But why quote the poets? The apostle uses the words of the Greek poets to express the truth of the biblical revelation in order to build a bridge to his audience. Paul uses the poets because they are familiar to his audience. Their mention will evoke a response of recognition and assent. Further, the poets had an acknowledged authority for the Greeks—they were considered by many to be prophets. In earlier days the poets claimed divine inspiration. Though the intellectuals to whom Paul was speaking would have been skeptical about such claims, the poets nevertheless enjoyed the authority of tradition. When they aphoristically set forth what was taken to be self-evidently true, as in the case of these two citations, they would have elicited a knowing nod from the audience.

Every age has its "poets"—cultural spokesmen who are acknowledged authorities and familiar voices. In some ages and cultures these poets are considered authorities in and of themselves. More often they bear the authority of tradition or consensus. It behooves the preacher to be able to make use of these "voices" (where appropriate) just as Paul used his knowledge of pagan Greek and Roman literature to build bridges to his audience.

Given the general state of American education, contemporary audiences cannot be expected to possess much knowledge of the rich tradition of poetry in their own language (not to mention poetry in translation). The illustrative quotations and allusions to the great poetic expressions of bygone days—evident, for example, in the sermons of the nineteenth and early twentieth century—can no longer be assumed to strike a familiar, assenting note from our hearers. (Sprinkling our sermons with unfamiliar or hard to follow quotations simply to display our erudition defeats the purpose of effective communication.)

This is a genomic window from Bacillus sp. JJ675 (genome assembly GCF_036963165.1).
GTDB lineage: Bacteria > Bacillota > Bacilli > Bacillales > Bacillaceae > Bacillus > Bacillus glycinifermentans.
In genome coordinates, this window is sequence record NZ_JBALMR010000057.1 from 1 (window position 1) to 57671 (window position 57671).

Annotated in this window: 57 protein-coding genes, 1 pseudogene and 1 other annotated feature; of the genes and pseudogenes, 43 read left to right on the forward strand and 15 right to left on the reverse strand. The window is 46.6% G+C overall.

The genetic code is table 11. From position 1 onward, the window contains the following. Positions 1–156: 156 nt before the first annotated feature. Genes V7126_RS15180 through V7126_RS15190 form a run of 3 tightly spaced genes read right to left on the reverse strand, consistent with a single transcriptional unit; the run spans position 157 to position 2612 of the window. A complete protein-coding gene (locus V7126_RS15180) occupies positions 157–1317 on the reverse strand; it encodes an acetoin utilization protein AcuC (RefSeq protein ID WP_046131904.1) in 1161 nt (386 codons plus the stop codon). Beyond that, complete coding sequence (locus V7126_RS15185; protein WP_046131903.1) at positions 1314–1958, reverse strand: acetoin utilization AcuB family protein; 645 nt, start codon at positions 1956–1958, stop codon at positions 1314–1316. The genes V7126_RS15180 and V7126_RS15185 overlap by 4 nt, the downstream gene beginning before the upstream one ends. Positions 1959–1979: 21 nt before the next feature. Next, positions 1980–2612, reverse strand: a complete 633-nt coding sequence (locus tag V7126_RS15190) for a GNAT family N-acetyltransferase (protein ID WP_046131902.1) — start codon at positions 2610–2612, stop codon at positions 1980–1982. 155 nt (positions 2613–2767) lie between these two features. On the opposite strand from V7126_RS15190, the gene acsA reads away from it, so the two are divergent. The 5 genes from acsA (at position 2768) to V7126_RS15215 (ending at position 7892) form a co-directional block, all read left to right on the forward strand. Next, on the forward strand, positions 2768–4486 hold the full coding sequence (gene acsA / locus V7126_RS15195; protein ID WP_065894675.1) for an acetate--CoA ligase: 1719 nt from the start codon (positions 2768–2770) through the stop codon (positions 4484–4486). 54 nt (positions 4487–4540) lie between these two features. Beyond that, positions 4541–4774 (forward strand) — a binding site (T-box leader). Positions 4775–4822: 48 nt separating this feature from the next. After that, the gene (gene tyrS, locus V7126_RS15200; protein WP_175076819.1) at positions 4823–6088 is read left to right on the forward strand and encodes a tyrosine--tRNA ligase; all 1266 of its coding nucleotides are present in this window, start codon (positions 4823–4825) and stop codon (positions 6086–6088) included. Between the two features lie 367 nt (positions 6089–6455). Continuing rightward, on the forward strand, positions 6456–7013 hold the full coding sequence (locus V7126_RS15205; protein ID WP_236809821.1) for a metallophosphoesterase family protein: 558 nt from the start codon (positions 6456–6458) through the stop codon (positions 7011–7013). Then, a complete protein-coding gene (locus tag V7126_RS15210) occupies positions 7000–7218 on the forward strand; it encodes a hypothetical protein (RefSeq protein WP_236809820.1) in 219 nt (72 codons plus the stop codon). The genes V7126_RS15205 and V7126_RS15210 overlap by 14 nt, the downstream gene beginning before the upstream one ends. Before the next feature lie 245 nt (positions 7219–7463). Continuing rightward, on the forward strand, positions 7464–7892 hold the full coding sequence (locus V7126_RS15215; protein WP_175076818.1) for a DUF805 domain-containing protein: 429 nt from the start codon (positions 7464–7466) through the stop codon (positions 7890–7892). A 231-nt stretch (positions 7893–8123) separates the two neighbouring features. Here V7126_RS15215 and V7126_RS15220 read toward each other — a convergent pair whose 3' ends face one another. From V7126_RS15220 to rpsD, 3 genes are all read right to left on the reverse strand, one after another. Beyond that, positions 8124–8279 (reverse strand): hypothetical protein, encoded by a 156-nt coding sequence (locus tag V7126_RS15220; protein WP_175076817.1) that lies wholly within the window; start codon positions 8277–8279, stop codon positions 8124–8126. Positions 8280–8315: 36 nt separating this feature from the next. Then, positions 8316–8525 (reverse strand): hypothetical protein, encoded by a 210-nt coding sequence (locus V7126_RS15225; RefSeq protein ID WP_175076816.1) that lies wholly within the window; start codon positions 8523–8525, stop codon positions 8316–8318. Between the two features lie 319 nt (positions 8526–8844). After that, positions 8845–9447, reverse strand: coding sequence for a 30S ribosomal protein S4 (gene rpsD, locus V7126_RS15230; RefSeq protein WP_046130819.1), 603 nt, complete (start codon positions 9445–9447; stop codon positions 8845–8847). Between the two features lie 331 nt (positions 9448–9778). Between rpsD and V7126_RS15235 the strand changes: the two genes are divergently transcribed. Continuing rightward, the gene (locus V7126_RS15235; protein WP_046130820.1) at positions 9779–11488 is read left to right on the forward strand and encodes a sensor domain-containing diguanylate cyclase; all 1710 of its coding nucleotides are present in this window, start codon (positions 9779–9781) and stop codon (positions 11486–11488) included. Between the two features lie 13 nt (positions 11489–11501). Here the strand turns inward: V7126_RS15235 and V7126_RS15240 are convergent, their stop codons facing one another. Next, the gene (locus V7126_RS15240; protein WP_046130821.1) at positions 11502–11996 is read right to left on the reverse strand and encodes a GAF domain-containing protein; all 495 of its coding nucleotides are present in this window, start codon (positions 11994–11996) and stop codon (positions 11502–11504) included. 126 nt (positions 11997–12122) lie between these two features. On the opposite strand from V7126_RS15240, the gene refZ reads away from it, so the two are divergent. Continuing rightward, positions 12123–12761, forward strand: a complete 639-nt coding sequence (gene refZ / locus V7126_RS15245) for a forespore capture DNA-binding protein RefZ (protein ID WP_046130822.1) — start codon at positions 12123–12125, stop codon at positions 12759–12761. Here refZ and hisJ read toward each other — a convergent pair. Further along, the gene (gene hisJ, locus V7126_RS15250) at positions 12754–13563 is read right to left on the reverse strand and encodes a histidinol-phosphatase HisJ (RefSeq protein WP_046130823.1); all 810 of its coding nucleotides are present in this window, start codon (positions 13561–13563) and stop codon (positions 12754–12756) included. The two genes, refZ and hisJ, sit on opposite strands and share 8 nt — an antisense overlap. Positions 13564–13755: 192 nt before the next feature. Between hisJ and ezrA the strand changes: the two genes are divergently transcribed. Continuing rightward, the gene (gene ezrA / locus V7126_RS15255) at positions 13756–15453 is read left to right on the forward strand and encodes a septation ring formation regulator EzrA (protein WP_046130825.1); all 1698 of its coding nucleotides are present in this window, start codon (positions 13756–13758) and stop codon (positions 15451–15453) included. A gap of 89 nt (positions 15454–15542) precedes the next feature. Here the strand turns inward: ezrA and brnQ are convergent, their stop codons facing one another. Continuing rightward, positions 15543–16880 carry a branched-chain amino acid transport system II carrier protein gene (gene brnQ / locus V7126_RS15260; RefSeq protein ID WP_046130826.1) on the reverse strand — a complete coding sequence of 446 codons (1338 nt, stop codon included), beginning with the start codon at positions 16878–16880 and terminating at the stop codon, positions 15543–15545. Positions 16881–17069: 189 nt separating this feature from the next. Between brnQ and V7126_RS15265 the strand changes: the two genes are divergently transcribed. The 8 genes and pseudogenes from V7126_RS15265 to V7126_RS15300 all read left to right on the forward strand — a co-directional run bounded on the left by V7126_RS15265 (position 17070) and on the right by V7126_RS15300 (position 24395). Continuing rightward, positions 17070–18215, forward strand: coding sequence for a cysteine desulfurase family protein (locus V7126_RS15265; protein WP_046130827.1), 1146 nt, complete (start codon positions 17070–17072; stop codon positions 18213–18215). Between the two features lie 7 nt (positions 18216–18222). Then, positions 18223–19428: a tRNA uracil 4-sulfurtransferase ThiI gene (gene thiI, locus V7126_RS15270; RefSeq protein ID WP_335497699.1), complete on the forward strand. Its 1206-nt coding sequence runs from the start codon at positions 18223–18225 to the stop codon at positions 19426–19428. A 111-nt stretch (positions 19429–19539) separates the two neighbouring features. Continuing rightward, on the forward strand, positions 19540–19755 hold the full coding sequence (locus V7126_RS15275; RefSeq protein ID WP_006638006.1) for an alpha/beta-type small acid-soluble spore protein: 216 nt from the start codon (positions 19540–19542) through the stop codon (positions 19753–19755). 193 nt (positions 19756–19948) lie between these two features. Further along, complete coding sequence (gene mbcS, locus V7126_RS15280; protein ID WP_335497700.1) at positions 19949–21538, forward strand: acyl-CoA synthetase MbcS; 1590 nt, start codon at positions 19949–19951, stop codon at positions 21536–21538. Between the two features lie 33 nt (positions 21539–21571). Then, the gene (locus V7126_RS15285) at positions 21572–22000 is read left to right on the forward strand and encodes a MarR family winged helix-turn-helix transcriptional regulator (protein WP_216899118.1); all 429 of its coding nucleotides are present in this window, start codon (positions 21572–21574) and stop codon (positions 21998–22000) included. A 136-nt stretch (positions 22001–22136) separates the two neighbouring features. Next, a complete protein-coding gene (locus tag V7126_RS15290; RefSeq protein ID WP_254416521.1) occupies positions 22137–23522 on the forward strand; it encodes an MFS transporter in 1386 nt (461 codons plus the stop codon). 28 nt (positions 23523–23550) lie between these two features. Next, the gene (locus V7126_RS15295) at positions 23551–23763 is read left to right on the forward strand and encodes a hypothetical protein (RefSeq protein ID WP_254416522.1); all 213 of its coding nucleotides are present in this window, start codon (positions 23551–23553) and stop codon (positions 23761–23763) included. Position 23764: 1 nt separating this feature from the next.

Yet there are "poetic" voices within our contemporary culture whose familiarity prompts recognition. If the preacher is aware of them, he can speak with their voice to connect with his audience and to convey the biblical message in fresh ways, allowing his audience to understand the truth and assent to it. Appeal to them has the force of confirming the preacher's words in the experience of the hearers.